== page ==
Dr. Wazni says, "It is difficult to say however any number of this can explain the rise. Expansion of suburban neighborhoods into wooded areas may lead to more contact with infected ticks. Also a rise in the reservoir carriers i.e white footed mice or white tailed deer can also lead to increased infections." Dr. Albouidani shares, "There has been a spike over 320% over the past few years in the US, multiple causes could contribute to that spike including the changes in the land use patterns like reforestation in the northeastern United States. Suburban development in these areas has brought people, deer, rodents, ticks, and the germs ticks carry into close contact with each other."
According to Dr. Wazni, "The main people who are at risk are those living in neighborhoods with near woods in the northeast of the United States, first reported in Connecticut. However there is a rise in northwestern California." Dr. Albouidani says, "People of any age can get Lyme disease, but it's most common in children 5 to 9 years old and adults between 55 to 69 years old people who spend time outdoors in activities such as camping, hiking, golfing, or working, playing in grassy wooded environments are at high risk."
Dr. Hirt states, "If you have been in the great outdoors or even in your own backyard during tick season in Lyme infested areas, you are at risk for the disease. Of course, you must have been bitten by an infected tick, but the ticks can be so small as to be missed by the patient who is thus unaware of the potential exposure."
Symptoms of Lyme Disease
Dr. Hirt emphasizes, "Remember that Lyme disease is the great 'imitator'. Lyme disease can present like so many benign conditions with symptoms of malaise, brain fog, weird nerve sensations, and some achy joints. Health care providers might think the patient is just depressed, sore from a hard workout, stressed out, or suffering from a self-limited, flu-like illness. Of course, Lyme can sometimes be easy to diagnose: the patient who brings the doctor the tick in a Ziplock bag and has the telltale 'Bull's eye' rash at the bite site, but many are not this lucky."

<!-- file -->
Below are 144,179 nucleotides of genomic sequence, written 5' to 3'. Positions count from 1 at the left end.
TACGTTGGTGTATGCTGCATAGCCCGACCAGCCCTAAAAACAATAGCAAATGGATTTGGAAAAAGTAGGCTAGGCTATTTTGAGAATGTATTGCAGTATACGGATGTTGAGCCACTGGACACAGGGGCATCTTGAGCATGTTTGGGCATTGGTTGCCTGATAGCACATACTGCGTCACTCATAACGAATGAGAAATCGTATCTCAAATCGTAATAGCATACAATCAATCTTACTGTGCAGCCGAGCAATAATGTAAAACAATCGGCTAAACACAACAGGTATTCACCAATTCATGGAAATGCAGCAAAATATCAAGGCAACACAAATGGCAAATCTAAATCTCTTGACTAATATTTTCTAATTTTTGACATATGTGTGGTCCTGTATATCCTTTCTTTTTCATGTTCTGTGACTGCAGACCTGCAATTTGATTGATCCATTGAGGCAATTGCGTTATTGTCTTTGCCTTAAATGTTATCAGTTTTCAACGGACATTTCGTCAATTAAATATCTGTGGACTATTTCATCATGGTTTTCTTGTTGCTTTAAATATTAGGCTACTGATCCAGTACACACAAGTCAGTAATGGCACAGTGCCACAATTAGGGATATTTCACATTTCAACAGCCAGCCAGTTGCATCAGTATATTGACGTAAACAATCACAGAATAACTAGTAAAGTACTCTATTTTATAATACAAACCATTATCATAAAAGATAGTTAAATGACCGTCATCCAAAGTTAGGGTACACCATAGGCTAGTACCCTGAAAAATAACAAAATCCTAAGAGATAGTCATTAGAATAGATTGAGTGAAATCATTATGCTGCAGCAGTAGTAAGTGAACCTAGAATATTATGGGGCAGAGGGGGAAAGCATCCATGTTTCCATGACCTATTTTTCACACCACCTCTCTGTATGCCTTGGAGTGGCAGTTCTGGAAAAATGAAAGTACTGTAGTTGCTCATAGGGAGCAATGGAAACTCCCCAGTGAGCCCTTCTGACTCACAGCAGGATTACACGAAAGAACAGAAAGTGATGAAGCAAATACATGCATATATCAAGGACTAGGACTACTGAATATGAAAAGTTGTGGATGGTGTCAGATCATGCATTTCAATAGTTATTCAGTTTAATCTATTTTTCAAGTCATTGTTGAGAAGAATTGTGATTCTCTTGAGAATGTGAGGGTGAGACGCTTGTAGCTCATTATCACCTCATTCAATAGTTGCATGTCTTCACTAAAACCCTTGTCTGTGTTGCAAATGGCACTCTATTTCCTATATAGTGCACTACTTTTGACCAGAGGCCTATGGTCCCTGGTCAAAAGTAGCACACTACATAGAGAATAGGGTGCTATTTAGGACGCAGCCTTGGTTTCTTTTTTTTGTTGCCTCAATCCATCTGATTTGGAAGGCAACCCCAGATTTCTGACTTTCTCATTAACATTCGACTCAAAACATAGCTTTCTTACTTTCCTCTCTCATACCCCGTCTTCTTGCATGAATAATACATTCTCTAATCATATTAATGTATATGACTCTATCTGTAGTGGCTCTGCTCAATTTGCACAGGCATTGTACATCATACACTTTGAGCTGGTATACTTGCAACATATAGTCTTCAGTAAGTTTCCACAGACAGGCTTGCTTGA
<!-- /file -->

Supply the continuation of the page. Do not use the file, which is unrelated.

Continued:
Dr. Wazni says to watch out for a, "tick bite on the skin which typically reddens in a "target shape" called erythema migrans. Initial symptoms of Lyme disease are distinctive around the tick bite on the skin which typically reddens. This skin rash along with fever, chills, headaches, joint pain and fatigue are classic symptoms."
According to Dr. Albouidani, "Early symptoms between 3-30 days after tick bite include: fever, chills, headache, fatigue, muscle and joint aches, and swollen lymph nodes with and without rash ; erythema migrans, which occur in 70-80% of the cases. Late signs and symptoms (days to months) after tick exposure and untreated include cardiac palpitations, irregular heartbeat, neurological complications like facial palsy, nerve and shooting pain, episodes of dizziness and neuropathy. Joint disease is another sign which includes arthritis with swelling of the joints especially large joints like knees. Other personality affects like psych reactions, dementia and bipolar disorder can happen."
How Lyme Disease Can Affect Daily Life
Dr. Hirt says, "Most Lyme patients fortunate enough to be diagnosed and treated promptly after a bite can expect a full recovery and a short illness. Unfortunately, like any chronic untreated, smoldering infectious disease, Lyme can devastate patients' health and wellbeing. Without a diagnosis, patients can feel as if they're going slowly insane because they feel terrible, but generic medical testing can be normal or non-specific. Untreated Lyme patients often describe their condition as 'The Flu' meets 'Groundhog Day' —the movie: a persistent struggle to get through the day, only to wake up the next day, no better, no stronger and no more hopeful."
Dr. Wazni states, "Lyme disease if treated properly will not typically affect someone's daily life, it is treated with oral antibiotics typically doxycycline. If left untreated however it can lead to heart problems like abnormal heart rhythms as well as permanent neurological symptoms such nerve damage that would cause weakness and numbness of the arms and legs."